Public Lands


New Mexicans support a strong and balanced economy – we support economic growth, but we also want to protect the pristine landscapes that we all cherish.

We know how to balance economic development with wilderness and recreation; we’ve been doing that for decades. Public lands are a key part of this balanced approach, and the development that occurs on state and federal lands in New Mexico is vital for the state economy.

For example, New Mexico is now the third largest oil producing state, and it ranks in the top ten for natural gas production. Most of this production occurs on state and federal lands, which means the more than 100,000 jobs supported by oil and natural gas in New Mexico are dependent on responsible use of our public lands.

Coal, potash, gravel, and other mining & minerals from state lands generated royalties and rentals of approximately $18 million in fiscal year 2018. Royalties from oil and natural gas totaled more than $679 million. Grazing, geothermal energy production, and various business rentals also generate millions of public dollars each year. These revenues are deposited into the Land Grand Permanent Fund or Land Maintenance Fund, and then flow primarily to New Mexico’s public schools and universities.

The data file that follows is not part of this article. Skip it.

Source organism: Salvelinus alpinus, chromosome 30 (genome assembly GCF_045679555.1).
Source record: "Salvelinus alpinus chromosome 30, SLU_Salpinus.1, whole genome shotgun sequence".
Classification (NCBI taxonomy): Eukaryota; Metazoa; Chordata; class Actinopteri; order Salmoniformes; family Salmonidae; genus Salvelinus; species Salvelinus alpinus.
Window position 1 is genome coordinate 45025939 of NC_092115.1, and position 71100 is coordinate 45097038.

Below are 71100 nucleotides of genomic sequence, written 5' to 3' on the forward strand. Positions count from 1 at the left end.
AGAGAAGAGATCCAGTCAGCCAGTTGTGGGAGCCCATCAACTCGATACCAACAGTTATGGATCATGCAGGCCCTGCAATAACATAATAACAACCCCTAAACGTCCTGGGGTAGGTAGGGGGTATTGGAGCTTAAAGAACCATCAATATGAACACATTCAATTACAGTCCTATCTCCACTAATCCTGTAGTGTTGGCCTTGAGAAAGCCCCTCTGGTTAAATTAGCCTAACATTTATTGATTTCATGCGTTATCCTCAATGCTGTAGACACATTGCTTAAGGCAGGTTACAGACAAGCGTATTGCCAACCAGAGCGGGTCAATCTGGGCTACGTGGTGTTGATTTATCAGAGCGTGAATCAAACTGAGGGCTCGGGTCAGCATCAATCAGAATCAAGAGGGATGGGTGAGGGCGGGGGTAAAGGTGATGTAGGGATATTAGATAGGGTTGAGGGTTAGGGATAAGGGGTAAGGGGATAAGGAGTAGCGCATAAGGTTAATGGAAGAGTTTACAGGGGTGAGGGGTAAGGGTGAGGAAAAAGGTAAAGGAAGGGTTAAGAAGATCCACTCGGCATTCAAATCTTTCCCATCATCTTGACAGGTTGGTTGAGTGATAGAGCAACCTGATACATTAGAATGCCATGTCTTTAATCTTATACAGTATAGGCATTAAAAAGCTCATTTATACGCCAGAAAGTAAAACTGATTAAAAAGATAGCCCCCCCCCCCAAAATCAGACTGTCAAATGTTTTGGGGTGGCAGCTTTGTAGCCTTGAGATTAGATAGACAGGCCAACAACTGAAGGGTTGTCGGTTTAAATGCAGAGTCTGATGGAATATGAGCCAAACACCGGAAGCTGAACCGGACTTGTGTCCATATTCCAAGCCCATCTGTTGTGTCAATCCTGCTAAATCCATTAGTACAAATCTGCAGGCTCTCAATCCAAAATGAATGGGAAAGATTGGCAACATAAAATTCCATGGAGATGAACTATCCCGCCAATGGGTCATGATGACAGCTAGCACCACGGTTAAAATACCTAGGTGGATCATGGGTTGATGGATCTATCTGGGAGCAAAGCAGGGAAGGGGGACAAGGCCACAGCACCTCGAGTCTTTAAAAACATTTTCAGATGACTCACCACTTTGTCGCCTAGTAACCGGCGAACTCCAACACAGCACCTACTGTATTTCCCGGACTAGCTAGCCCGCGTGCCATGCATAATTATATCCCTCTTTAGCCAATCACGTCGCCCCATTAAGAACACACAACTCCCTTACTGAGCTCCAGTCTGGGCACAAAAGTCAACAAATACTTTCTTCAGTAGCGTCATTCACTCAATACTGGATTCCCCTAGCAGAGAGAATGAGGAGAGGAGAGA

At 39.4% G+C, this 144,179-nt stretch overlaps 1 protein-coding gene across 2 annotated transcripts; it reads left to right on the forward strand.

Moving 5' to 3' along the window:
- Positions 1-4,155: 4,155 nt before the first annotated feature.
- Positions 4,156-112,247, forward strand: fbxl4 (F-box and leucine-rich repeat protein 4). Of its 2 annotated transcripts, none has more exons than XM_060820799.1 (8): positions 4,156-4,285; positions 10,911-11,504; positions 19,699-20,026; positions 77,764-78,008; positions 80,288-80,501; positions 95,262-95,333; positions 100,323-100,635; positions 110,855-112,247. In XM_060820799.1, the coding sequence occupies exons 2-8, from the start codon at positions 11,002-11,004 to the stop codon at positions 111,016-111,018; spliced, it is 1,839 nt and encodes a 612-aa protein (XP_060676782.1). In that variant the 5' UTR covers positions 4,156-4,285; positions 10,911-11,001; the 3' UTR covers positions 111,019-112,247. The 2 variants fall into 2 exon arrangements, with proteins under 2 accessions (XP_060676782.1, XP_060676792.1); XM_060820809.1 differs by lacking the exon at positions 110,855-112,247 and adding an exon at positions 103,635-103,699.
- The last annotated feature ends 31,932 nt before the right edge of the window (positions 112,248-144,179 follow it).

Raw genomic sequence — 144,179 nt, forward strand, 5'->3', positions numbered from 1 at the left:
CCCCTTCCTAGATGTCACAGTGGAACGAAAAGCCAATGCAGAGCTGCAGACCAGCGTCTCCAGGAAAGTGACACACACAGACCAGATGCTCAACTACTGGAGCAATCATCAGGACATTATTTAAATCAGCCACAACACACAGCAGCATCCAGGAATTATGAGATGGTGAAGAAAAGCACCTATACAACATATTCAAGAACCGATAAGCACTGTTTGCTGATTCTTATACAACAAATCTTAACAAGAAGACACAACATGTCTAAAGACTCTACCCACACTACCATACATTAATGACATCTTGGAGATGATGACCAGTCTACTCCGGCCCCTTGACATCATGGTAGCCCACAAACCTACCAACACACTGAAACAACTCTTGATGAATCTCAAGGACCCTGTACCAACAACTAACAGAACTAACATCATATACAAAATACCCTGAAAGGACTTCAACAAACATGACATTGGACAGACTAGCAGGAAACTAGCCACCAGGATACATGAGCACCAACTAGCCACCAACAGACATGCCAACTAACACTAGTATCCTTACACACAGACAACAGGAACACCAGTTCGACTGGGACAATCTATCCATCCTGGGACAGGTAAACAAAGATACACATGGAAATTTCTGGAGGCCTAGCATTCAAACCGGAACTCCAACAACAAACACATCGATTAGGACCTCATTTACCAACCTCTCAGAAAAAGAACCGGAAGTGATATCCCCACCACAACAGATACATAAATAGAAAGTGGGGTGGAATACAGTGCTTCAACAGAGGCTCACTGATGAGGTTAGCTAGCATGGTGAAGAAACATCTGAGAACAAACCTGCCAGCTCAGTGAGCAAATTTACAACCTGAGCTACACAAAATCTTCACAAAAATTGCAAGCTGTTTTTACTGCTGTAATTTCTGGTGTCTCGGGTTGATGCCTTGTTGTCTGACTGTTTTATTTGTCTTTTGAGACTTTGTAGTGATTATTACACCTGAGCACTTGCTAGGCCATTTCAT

Renewable resources like wind and solar also pay for leases and rights of way on state lands, among other taxes and fees. At the end of fiscal year 2018, there were 15 active or pending utility-scale wind and solar projects in New Mexico, which will traverse more than 100,000 acres of state lands once completed. Over their full lease terms, the projects will generate more than $200 million in state revenues.

Even those areas with minimal development can improve the economy. The outdoor recreation industry in New Mexico supports approximately 99,000 jobs and generates hundreds of millions of dollars in state and local tax revenue. Much of this economic activity comes from public lands, including our many state parks, national forests, and attractions like Carlsbad Caverns National Park and White Sands National Monument.

When it comes to public lands, we should pursue economic prosperity through responsible development, which is exactly what we’ve proven we can do.